It isn’t an uncommon question: do legal forms (such as an informed consent form) that you’ve signed at a hospital or for a doctor protect them from claims of medical malpractice?
It isn’t an uncommon question: do legal forms (such as an informed consent form) that you’ve signed at a hospital or for a doctor protect them from claims of medical malpractice? We’ll explain in detail why in most cases, informed consent forms do not protect doctors or hospitals from claims of medical malpractice and why, in some cases, they do.
An informed consent form is a pre-printed legal form specific to a medical procedure you are undergoing. The purpose of the form is simply to ensure you are giving consent to have said medical procedure performed on you. It’s very straight forward and by law, you must sign in order to undergo the surgery, particularly given the risks of complications that may arise from the procedure. If a complication occurs often enough with a specific procedure (is considered statistically significant), it should be listed on the informed consent form.
There are instances when it is not required that a health complication arising from a certain surgery be listed on a consent form. If the complication has, for instance, only happened in .0002% of the times the surgery has been performed (2 out of 10,000 times), there may be no need to list the complication. However, if the complication is rare but has been discussed as a known complication of the surgery throughout the medical industry or in medical literature, it should be listed as a risk of the surgery.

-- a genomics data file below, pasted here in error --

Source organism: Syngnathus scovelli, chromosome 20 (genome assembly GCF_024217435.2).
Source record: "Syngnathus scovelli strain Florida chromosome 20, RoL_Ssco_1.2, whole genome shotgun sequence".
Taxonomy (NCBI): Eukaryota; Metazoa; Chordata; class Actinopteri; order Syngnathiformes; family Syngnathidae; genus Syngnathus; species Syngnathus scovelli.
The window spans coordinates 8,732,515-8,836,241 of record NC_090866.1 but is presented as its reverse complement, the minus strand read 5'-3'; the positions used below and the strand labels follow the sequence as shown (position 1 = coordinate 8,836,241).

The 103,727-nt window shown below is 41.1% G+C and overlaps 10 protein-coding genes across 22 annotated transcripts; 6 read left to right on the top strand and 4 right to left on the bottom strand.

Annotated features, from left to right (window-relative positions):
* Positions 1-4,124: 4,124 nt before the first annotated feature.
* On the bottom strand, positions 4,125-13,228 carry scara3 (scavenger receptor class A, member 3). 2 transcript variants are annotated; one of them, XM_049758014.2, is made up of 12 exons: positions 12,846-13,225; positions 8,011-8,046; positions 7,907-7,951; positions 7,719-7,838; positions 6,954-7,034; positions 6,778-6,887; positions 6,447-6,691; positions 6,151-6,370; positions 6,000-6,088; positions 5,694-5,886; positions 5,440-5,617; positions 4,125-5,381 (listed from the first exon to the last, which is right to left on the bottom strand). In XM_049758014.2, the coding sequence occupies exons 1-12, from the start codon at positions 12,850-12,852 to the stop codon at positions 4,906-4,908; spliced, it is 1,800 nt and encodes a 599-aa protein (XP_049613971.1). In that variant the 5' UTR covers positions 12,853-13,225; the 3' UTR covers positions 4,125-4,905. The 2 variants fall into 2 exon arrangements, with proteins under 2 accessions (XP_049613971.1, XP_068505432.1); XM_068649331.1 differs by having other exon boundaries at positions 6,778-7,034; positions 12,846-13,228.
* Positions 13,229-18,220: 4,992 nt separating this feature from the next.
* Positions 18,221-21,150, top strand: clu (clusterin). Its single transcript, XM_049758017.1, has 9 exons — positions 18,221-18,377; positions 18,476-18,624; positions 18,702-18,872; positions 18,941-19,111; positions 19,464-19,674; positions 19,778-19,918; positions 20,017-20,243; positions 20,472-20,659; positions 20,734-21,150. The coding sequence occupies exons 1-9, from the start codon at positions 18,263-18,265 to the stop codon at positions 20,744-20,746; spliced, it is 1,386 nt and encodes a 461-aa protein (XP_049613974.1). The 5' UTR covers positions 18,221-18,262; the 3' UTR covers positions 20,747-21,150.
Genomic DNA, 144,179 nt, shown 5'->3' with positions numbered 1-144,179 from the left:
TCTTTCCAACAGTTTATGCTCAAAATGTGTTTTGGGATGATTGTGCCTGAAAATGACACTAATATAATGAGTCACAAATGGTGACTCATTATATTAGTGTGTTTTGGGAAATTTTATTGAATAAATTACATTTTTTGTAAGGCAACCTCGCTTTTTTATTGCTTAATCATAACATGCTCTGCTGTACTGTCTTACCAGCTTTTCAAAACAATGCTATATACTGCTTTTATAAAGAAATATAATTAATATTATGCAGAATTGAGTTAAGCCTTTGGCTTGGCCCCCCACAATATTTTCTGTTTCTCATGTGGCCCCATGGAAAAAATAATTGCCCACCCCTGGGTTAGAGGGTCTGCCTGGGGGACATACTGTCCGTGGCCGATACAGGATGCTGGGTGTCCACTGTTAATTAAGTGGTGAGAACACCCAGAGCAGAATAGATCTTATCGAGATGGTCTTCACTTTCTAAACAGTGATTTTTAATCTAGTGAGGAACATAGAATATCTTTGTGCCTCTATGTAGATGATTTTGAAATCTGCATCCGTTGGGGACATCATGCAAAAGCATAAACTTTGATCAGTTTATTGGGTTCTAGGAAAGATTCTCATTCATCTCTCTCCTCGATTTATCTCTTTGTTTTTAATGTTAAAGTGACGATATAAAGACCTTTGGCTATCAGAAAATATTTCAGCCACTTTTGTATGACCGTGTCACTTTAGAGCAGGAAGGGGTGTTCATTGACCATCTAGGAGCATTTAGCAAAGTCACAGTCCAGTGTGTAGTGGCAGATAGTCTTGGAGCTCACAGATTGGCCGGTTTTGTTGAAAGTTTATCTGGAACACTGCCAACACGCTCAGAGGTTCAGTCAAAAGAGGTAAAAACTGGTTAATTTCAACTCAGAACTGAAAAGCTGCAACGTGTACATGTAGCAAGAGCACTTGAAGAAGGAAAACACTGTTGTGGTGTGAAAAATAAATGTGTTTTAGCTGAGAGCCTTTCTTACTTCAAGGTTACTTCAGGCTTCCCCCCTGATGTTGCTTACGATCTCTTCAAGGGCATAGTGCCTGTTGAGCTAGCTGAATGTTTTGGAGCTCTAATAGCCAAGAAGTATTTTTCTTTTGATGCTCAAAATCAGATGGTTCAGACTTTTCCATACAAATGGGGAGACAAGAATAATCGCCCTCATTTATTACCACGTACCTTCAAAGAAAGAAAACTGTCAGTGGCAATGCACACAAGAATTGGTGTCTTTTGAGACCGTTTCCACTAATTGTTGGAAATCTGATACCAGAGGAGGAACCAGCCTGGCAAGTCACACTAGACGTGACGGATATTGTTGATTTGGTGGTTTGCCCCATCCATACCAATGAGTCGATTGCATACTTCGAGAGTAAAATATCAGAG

If the medical complication is not listed as a risk of your medical procedure, you may have a claim for medical malpractice.
If an informed consent form is properly executed, this generally bars a patient from bringing a medical malpractice claim against their doctor for complications that have risen due to their procedure. So long as the patient is not pressured to sign the form in any way, is of sound and mentally competent mind to sign the form, and the form itself has all reasonably-known risks listed with adequacy, an informed consent form may bar a patient from placing a medical malpractice claim.
If your doctor or hospital was negligent in their care for you (ie., if your doctor did not exercise his duties as a reasonably prudent doctor in his situation would), and this negligence led to your complication, an informed consent form means nothing. In this scenario, even if your complication was listed correctly on your informed consent form, you are still able to bring a medical malpractice claim against your doctor or hospital.